The project was largely ignored for decades because of the difficulty in converting printed data into more useful celestial latidtude and longitude. Between 1987-94, the printed catalogues were transferred into a machine-readable form at the Sternberg Astronomical Institute in Moscow. The century-old star positions were compared to positions found with the Hipparcos space astrometry satellite to measure the tiny but inexorable movements of the stars. These ‘proper motions’ form part of the Tycho-@ Catalogue, which is one of the largest, most accurate star catalogues in the world.

The Astrograph was originally housed at the Melbourne Observatory in 1890. The telescope took over a thousand glass plate negative photographs for the Astrographic Catalogue project from 1890 until 1904. Melbourne Observatory produced three volumes of the Astrographic Catalogue. When Melbourne Observatory closed in 1944, the telescope was re-housed in a purpose-built dome at Sydney Observatory. The project continued for another twenty years under the guidance of NSW Government Astronomer, Harley Wood who completed the remaining five volumes of the Melbourne zone. Many more photographs were taken by Sydney Observatory because its zone contains a large section of the star-rich Milky Way. Fifty three volumes of the catalogue were produced by Sydney Observatory.

Sydney Observatory is currently undertaking a project to conserve the twenty thousand glass plate negatives from its collection. Many of the negatives are from the Astrographic Catalogue project. The Conservation department is currently supervising the project which involves surface cleaning and rehousing the collection.

The telescope was further improved in 1955 when a new tube and camera lens was attached to the Astrograph. The camera lens was made by Taylor, Taylor and Hobson.This produced photographs with a greater field of view and was used to make the Sydney Southern Star Catalogue.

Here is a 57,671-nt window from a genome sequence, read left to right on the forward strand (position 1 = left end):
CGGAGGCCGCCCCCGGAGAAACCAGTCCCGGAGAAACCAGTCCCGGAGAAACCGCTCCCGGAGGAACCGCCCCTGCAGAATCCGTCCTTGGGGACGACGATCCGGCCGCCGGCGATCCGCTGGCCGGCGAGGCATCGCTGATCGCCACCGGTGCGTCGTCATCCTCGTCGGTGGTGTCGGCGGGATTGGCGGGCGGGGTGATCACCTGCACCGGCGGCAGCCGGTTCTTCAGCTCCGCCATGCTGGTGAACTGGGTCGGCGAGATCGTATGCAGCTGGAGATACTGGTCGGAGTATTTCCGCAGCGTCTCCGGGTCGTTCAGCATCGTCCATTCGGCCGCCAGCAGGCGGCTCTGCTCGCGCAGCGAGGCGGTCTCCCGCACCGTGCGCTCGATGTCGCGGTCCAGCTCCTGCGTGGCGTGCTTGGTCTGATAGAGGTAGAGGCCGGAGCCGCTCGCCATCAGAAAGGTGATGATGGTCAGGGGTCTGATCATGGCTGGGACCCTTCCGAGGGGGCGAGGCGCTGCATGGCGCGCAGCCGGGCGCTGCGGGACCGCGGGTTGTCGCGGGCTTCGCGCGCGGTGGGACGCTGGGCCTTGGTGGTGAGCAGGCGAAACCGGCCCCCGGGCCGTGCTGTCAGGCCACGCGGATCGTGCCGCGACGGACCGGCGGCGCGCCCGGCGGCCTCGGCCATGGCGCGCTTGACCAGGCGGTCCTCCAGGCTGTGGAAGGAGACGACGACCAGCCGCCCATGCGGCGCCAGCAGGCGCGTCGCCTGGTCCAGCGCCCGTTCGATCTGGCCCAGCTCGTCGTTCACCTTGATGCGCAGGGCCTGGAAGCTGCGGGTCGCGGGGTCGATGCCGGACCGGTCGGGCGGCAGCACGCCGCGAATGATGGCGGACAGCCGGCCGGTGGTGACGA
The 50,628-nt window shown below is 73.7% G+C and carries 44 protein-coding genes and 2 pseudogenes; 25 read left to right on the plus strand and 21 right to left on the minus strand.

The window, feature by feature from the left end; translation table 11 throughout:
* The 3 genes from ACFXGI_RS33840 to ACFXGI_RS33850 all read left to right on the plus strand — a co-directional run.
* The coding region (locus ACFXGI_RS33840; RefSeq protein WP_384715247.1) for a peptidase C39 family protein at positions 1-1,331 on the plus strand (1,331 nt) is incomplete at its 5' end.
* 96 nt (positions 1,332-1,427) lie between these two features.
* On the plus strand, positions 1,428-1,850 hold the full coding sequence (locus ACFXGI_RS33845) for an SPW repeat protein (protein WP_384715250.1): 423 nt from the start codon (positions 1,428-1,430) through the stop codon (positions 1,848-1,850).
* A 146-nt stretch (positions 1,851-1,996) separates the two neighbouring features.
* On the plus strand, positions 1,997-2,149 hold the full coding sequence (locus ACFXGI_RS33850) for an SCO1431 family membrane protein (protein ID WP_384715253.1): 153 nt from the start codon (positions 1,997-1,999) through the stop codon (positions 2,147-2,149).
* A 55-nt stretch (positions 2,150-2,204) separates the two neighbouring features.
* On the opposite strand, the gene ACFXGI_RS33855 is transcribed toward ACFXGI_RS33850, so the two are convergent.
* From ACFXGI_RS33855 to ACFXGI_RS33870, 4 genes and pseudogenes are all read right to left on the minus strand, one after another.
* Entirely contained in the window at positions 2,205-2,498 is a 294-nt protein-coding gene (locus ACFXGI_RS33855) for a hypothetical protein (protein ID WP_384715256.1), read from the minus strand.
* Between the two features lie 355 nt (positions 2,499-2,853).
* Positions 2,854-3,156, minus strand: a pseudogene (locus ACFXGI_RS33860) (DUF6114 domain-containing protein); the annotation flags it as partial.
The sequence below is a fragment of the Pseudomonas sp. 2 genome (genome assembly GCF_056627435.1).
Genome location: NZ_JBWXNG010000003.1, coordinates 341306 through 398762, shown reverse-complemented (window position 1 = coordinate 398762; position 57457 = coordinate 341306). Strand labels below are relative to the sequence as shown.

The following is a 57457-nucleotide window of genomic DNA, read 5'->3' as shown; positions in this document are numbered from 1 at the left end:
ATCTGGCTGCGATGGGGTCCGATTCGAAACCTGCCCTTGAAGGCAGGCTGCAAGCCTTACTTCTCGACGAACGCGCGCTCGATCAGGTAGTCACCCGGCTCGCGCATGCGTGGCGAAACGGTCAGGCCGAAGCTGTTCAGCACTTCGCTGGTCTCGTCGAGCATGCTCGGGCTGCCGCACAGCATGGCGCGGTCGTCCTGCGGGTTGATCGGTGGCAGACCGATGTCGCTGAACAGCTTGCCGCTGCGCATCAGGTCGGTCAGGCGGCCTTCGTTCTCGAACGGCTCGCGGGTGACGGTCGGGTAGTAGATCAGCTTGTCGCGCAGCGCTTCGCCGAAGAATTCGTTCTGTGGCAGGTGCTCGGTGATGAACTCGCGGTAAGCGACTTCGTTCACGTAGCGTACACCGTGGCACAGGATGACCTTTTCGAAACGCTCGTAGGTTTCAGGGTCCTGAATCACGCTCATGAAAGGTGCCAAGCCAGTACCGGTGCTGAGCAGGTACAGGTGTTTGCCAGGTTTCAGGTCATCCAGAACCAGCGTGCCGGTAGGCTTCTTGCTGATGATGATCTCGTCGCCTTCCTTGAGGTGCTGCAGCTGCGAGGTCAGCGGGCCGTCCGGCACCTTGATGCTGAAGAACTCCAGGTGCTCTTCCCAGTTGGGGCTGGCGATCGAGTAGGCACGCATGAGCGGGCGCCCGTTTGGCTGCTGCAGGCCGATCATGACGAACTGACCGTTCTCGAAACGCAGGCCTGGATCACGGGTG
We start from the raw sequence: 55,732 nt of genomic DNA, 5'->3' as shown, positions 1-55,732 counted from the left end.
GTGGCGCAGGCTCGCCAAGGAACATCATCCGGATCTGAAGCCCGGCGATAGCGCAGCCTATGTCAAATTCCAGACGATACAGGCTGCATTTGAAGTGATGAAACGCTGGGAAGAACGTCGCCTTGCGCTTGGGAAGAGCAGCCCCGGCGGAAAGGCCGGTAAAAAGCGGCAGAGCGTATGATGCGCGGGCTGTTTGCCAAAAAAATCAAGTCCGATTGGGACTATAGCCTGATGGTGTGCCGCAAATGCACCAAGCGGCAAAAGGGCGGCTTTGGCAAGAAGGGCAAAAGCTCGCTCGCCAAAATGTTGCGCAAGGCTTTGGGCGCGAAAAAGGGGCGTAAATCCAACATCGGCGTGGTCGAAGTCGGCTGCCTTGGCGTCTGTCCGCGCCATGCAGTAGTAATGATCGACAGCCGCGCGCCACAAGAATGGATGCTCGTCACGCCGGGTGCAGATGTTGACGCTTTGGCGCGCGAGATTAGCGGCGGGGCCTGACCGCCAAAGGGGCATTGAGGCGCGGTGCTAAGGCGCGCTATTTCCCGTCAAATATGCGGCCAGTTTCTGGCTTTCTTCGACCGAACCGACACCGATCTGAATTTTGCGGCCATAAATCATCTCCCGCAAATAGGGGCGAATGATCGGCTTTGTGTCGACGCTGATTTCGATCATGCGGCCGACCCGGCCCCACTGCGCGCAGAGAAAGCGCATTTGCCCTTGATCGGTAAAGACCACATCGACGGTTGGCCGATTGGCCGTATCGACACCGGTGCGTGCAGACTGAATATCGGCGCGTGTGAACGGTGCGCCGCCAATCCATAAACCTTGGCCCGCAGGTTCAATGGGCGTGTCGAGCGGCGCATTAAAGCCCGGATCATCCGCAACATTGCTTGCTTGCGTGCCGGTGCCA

After the project ended, the telescope was transferred to Macquarie University in 1986, along with the original Grubb lens and the Taylor, Taylor and Hobson camera. The university intended to display the telescope in their own Observatory and they began to restore the components in the 1980s. Well known photographer, Max Dupain had previously photographed the telescope in the Sydney Observatory dome and this was used on the cover of the October 1960 edition of the Reader’s Digest. In the photograph, the telescope looks blue but the colours have been tweaked in the development process. In actual fact, the colour of the telescope, from 1944, was khaki.


However, restoration enthusiasts from Macquarie University chose to paint the components of the telescope blue, referring to Max Dupain’s incorrect photograph. The eye piece and brass work on the telescope were fully restored but due to resourcing issues, the restoration project never came to fruition at the university, so the telescope was returned, in pieces, to the MAAS in 2009. Another telescope, the Hoskins,also painted blue, was returned to us at the same time, with the smaller components from both telescopes packed in boxes together. There were 9 pallets of parts to sort out and reassemble.

Written by Kate Chidlow, Conservator